Barclays Capital yesterday announced the listing of its iPath Dow Jones-UBS commodity index total return exchange-traded note (ETN) on the Singapore Exchange, the first ETN in Asia (including Japan).
The UK bank has offered iPath ETNs -- senior, unsecured, unsubordinated debt securities linked to the performance of an index -- in the US since 2006, where they have reached $5 billion in market capitalisation.
They are designed as simple, transparent, cost-efficient instruments that combine access to difficult-to-reach markets with the ease of being exchange-traded.
Peter Hu, Asia head of investor solutions at Barclays Capital in Singapore, says it wasn't appropriate to list ETNs outside the Americas in 2006, but the bank has been working over the past 18 months to be able to deliver the products in Asia. It has also since launched these products in Europe.
The exchange-traded medium is an important one, he adds, as it provides transparency and liquidity. Moreover, the simple, non-structured format of ETNs may help mitigate some of the loss of investor confidence that resulted from the issuance of retail notes such as minibonds in Hong Kong and Singapore, says Hu.
Two core differences between iPath ETNs and iPath exchange-traded funds (ETFs) are that ETNs still carry counterparty risk of the issuer (unlike iPath ETFs), but do not (like ETFs) carry any risk of tracking error. That's because of the iPath ETN total-return swap structure; Hu notes that ETFs could also use such a structure to prevent potential tracking error.
Meanwhile, ETFs have recently been highlighted as over-expensive by some, although whether that will be the case for ETNs in Asia has yet to be seen.
As for the most likely clients of ETNs, there is probably greater interest from institutions in the US, says Hu, but he adds that he would rather avoid comparing what may happen in Asia with the experience in the US. The bank's aim is to target both institutions and retail investors, he says, and demand patterns will be a lot clearer 12-24 months down the line.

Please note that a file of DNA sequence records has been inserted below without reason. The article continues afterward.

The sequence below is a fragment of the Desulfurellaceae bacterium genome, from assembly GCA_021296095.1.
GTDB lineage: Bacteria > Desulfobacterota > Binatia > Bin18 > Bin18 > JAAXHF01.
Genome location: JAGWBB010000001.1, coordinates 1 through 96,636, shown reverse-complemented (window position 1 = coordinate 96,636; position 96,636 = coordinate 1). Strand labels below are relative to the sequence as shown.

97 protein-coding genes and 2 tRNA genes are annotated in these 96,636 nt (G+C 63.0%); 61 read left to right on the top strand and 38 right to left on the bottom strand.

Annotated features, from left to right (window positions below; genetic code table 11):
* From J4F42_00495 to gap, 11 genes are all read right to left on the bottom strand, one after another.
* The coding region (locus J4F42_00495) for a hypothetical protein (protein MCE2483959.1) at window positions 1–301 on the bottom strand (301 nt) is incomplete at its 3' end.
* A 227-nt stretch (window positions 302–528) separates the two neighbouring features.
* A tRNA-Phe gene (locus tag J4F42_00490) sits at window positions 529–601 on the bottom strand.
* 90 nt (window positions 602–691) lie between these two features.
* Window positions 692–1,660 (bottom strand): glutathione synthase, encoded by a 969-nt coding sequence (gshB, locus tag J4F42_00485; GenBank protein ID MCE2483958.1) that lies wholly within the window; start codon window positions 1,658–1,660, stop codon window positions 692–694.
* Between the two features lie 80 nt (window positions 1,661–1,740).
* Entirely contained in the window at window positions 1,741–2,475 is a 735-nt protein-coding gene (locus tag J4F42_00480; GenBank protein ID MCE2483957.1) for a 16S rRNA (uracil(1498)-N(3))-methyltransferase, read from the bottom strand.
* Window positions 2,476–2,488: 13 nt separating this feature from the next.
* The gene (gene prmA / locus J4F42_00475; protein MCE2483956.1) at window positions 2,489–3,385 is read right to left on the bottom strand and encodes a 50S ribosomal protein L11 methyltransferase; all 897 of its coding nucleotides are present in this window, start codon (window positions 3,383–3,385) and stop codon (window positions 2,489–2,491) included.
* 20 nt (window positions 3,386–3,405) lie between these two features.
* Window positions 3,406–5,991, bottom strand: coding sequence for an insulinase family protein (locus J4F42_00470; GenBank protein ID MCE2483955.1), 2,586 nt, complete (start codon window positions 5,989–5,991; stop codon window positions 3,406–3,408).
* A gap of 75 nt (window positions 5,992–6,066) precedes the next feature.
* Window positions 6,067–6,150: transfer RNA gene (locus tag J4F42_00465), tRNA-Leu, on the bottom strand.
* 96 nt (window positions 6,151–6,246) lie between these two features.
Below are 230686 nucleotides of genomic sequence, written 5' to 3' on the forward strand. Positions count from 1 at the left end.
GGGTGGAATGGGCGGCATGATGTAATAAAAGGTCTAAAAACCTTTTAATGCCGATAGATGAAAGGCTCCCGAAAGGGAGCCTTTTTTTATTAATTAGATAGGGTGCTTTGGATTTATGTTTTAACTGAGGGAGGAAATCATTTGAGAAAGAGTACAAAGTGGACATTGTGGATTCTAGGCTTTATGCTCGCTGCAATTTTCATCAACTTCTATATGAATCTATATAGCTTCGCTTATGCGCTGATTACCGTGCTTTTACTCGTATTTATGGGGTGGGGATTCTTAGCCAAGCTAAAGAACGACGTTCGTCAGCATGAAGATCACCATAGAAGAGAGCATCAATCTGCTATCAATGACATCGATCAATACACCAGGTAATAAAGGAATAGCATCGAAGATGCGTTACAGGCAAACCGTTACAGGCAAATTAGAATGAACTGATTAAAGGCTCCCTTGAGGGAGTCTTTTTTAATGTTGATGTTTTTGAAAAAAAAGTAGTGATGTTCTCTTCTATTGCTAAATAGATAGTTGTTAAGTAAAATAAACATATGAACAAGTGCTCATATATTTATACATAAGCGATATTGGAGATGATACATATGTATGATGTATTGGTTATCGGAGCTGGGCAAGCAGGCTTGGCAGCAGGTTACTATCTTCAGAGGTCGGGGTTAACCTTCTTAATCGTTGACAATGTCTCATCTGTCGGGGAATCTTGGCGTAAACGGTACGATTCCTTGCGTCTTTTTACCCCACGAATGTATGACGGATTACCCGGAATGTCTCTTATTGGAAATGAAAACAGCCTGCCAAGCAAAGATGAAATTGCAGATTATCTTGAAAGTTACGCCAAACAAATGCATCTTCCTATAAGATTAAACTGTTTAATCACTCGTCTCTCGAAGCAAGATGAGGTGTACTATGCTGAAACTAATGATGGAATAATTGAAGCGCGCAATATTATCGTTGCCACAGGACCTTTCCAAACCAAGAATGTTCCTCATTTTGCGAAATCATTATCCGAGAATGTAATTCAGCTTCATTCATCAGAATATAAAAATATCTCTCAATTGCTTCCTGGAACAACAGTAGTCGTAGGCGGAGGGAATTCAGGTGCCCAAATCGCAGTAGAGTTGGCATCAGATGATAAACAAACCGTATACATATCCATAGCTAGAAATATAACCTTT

"We launched [a commodity-based ETN in Asia] on the basis that there's a gap in the market," says Hu, "and subject to regulatory approvals, we will launch equity- and currency-based and other types of ETNs", as Barclays has done elsewhere.
Meanwhile, the fact that ETNs are not principal-protected will also affect the investors they are likely to attract, as of course will the historical returns.
Returns of the Dow Jones-UBS commodity index have not been ideal in recent years. One-, three- and five-year annualised returns to September 30 were -23.71%, -4.91% and -0.70%, compared to
-6.91%, -5.43% and +1.02% for the S&P 500. Admittedly, though, the Dow Jones-UBS commodity return index did outperform the S&P GSCI total return index over the same timeframes (-44.52%,
-10.80% and -6.71%).
"Performance going forward is not something we are forecasting," says Hu, "nor are we looking at historical performance to sell the products. The aim is to provide access to multiple, difficult-to-access underlyings on a transparent basis."
As of September 30, the weightings of the Dow Jones-UBS commodity index total return ETN were 33.14% energy, 25.33% industrial metals, 25.18% agriculture, 11.29% precious metals and 5.07% livestock.